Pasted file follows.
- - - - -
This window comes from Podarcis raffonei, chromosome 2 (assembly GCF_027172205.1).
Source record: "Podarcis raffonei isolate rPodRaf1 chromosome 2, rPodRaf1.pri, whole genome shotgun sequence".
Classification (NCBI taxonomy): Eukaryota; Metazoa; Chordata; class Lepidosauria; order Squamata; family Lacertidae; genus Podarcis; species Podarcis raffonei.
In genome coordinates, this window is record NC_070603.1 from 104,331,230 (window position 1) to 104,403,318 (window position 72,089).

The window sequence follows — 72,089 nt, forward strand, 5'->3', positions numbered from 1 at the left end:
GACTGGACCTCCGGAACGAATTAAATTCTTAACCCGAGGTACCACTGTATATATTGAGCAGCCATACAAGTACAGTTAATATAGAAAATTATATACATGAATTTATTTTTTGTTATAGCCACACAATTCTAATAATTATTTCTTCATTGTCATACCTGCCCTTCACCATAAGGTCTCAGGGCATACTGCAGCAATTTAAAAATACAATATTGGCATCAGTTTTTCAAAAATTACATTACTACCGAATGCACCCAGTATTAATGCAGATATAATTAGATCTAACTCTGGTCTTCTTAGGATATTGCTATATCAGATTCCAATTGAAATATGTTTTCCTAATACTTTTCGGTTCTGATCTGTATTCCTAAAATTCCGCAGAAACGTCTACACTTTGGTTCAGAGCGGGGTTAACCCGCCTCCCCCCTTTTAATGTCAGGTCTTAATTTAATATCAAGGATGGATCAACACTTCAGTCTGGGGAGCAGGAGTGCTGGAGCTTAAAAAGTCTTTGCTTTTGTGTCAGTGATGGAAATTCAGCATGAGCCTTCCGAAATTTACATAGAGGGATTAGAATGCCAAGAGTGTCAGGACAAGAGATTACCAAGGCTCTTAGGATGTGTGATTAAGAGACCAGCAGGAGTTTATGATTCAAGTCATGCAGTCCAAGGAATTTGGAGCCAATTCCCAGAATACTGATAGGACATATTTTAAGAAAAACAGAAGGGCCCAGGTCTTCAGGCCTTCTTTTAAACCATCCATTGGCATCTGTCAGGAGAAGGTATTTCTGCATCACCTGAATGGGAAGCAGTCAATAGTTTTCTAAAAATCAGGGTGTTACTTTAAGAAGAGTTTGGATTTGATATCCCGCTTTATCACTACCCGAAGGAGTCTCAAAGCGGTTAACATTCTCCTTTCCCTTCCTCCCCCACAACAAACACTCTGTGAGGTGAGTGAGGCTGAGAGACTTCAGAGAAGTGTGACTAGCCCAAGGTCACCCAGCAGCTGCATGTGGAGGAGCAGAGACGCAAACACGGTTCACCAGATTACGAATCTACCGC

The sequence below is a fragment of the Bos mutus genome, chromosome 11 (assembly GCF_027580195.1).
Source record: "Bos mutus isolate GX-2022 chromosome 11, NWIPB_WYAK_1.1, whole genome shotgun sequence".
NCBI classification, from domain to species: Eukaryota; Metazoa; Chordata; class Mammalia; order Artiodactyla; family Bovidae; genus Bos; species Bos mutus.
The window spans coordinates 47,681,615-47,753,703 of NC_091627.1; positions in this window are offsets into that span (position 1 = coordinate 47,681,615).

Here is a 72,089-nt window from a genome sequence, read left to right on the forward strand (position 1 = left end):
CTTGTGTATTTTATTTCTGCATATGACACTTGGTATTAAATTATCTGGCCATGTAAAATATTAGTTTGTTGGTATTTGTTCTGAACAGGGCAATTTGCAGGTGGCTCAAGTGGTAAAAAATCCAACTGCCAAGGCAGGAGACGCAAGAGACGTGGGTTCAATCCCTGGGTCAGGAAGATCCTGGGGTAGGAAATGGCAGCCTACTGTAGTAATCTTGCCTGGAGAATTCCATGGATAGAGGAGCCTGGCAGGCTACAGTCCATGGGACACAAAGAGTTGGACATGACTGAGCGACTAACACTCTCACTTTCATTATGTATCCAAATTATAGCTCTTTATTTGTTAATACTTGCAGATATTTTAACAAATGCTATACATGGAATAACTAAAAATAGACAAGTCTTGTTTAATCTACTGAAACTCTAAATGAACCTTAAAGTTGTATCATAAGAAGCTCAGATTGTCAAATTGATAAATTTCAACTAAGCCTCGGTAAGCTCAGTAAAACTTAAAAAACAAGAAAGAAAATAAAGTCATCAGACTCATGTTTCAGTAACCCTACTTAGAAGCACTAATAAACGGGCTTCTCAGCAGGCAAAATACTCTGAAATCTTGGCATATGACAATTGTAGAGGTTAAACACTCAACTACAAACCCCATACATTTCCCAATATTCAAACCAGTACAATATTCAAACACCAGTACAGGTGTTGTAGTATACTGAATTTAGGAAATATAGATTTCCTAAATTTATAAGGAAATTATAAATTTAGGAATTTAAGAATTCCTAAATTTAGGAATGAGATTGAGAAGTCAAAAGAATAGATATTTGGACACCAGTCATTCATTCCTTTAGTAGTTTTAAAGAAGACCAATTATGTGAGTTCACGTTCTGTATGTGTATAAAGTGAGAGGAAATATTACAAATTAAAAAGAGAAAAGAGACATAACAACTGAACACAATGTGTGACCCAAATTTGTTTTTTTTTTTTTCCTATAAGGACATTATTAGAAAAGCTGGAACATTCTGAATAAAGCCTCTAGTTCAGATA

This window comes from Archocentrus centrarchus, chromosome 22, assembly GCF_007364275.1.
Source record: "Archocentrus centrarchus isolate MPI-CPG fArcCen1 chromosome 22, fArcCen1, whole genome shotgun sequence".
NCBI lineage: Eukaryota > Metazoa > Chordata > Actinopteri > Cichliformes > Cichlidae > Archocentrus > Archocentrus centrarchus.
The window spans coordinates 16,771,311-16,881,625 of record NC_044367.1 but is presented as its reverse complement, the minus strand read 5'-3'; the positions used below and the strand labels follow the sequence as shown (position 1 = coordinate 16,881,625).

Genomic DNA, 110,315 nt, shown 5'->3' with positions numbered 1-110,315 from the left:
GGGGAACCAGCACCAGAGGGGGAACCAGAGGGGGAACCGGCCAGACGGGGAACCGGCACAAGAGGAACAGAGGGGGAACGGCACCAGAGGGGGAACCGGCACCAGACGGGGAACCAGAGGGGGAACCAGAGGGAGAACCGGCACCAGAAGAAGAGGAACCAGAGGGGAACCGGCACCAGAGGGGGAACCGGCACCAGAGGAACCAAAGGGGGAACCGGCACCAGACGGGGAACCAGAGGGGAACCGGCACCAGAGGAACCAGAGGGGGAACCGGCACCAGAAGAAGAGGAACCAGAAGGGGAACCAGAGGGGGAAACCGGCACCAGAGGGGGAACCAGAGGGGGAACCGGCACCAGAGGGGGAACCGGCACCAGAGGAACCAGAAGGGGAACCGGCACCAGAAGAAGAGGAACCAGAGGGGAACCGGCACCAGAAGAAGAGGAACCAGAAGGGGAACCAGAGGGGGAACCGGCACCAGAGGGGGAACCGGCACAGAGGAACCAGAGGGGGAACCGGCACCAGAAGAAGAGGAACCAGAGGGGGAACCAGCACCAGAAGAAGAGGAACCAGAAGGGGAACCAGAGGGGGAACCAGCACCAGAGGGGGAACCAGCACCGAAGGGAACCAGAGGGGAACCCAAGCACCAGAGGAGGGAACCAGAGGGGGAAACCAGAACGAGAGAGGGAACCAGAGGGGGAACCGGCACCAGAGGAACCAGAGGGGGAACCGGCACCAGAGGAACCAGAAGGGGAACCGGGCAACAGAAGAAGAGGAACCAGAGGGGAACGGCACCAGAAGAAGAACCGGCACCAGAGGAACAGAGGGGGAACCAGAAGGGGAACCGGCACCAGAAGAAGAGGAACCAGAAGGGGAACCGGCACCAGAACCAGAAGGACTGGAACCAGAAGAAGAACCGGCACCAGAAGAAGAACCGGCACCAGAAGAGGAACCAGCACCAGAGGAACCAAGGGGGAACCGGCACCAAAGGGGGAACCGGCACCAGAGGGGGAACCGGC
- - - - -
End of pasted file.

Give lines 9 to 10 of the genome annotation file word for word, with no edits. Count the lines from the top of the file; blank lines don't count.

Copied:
NCBI classification, from domain to species: Eukaryota; Metazoa; Chordata; class Mammalia; order Artiodactyla; family Bovidae; genus Bos; species Bos mutus.
The window spans coordinates 47,681,615-47,753,703 of NC_091627.1; positions in this window are offsets into that span (position 1 = coordinate 47,681,615).